Symptoms of a breast infection may include:
Mastitis is an inflammation of the breast that occurs most commonly in breast-feeding women. It may be caused by breast engorgement, a blocked milk duct, or cracked skin on the woman's nipples that allows bacteria to enter the breast. In women who are not breast-feeding, it is related to changes that can occur with aging, such as expanded (dilated) or irregular milk ducts.
Mastitis will not go away without treatment. Most women can safely continue to breast-feed or pump breast milk while being treated. Treatment usually involves a combination of antibiotics and home treatment to increase the flow of milk through the breast and relieve discomfort while the infection clears up. In some cases, a breast abscess may form, which is a pocket of infection. An abscess may need to be drained by a doctor, and the woman may need to stop breast-feeding for a few days while the infection is treated.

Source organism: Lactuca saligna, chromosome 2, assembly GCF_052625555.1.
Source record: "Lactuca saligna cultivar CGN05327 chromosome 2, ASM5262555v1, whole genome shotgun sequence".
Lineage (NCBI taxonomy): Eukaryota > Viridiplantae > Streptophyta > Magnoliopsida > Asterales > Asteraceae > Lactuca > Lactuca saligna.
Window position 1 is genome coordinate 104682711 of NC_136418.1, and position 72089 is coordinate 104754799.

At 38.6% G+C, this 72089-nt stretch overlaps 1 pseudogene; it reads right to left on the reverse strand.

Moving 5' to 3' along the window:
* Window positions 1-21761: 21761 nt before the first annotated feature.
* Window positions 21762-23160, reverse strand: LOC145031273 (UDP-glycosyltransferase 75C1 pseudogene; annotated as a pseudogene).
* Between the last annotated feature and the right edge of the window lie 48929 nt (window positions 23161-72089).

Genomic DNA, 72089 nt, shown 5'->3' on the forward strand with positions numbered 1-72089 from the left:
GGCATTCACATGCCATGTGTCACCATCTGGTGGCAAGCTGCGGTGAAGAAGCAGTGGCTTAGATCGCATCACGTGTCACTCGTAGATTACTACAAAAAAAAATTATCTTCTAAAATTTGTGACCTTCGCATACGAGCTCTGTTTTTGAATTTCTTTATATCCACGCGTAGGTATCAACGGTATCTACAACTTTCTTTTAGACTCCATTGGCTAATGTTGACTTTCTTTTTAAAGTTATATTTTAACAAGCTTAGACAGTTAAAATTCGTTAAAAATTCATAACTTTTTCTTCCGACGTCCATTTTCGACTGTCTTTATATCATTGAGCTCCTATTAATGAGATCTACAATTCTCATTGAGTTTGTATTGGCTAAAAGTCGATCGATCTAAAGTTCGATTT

A breast infection can occur in a woman who is not nursing after an injury, such as a cut or bite to the breast, and sometimes without an injury. The term mastitis is sometimes used to refer to any noncancerous, inflammatory condition of the breast.
Breast infections never lead to breast cancer, but some breast cancers look like infections.
Last Revised: September 9, 2011
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